Music is protected by copyright in a number of ways. Printed scores are covered as musical works, but the lyrics are literary works. Recorded music is also covered as sound recordings. Regulations for printed and recorded music vary.
A musical work is within copyright for the life of any of the composers, editors or authors and for 70 years after their death. It will also be in copyright if the printed edition has been published in the last 25 years. Printed music may have several copyright owners: the composer for the musical score, the writer of the lyrics, and the publisher for the printed edition.
Printed music is not covered by the CLA Licence for teaching. Students or staff may, however, copy limited short excerpts of musical works, under appropriate fair dealing exceptions for the purposes of private study, research and teaching.
The Music Publishers Association publishes a Code of Fair Practice agreed between composers, publishers and users of printed music. This code permits copying of music published by MPA members in some circumstances, including:
- short excerpts may be copied for private study and research, but not for performance. Whole movements or whole works may not be copied.
- in emergencies if music is lost or damaged before a pre-arranged concert copies can be made as long as the replacements are purchased later, or if the music is hired, the copy should be returned with other hired copies.
- for performance difficulties, e.g. turning score pages during a recital, a small amount may be copied.
Please see the full MPA Code of Fair Practice for further details.
The MPA have further information on the use of printed music in their Frequently Asked Questions.
Copyright in a sound recording is normally owned by the producer of the recording. This is separate from the copyright for the musical content in the recording, which includes the musical score and the lyrics. There are also performance rights to consider for the performer(s) of the work.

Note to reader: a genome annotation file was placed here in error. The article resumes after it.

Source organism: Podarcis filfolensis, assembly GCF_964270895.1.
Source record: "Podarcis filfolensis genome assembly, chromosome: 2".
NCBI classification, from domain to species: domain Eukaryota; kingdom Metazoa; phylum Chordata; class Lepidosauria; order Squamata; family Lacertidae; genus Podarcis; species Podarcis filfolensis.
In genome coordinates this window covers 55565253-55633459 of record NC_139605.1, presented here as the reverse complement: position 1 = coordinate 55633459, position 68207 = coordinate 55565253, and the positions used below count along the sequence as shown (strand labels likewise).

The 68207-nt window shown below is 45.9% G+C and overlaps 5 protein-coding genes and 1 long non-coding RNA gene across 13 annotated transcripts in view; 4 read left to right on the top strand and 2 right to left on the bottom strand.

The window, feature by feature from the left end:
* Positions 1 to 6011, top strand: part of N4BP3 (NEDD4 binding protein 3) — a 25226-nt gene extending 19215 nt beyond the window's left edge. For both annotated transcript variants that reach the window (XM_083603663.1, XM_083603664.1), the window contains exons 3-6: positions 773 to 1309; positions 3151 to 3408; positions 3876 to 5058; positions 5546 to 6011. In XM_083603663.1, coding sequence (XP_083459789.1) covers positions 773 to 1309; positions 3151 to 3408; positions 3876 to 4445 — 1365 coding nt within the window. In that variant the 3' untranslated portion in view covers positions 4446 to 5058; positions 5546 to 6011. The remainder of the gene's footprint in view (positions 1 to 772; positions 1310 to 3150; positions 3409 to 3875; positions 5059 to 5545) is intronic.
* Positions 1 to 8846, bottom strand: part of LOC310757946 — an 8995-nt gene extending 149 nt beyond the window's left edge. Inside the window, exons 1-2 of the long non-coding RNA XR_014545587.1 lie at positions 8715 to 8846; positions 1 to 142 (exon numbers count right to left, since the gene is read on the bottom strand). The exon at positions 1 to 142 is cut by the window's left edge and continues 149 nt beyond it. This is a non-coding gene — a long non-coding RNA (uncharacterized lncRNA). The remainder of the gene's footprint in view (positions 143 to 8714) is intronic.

The duration of copyright of a sound recording is normally 70 years form the year it is published, or if it is not published from the year it is communicated to the public. If a recording is not released to the public then copyright lasts for 50 years from the date of creation.
- Copies of short extracts of sound recordings may be made under fair dealing exceptions, such as for criticism or review, or for illustrating a teaching point. Downloading whole music files from the internet without the permission of the copyright owners or under licence infringes copyright.
- Under section 34 of the Copyright, Designs and Patents Act 1988 performances of musical, literary or dramatic works for the purpose of instruction at an educational establishment are allowed without licence. This means that staff may play a sound recording to classes of registered students for educational purposes. The audience must only consist of staff and students.
- The PRS for Music (Performers Rights Society) represents songwriters, composers and music publishers. The PPL (Phonographic Performance Ltd) represent performers and record companies. Both provide licences for public performance, including broadcasting or playing music recordings, of their members' music. In many cases organisations will need both a PRS and PPL licence for public performance of musical works.
The university has PRS/PPL licences for halls of residence and some other buildings, such as the Trent Building. For enquiries about licence coverage, contact Kirsty Proctor (Catering Services).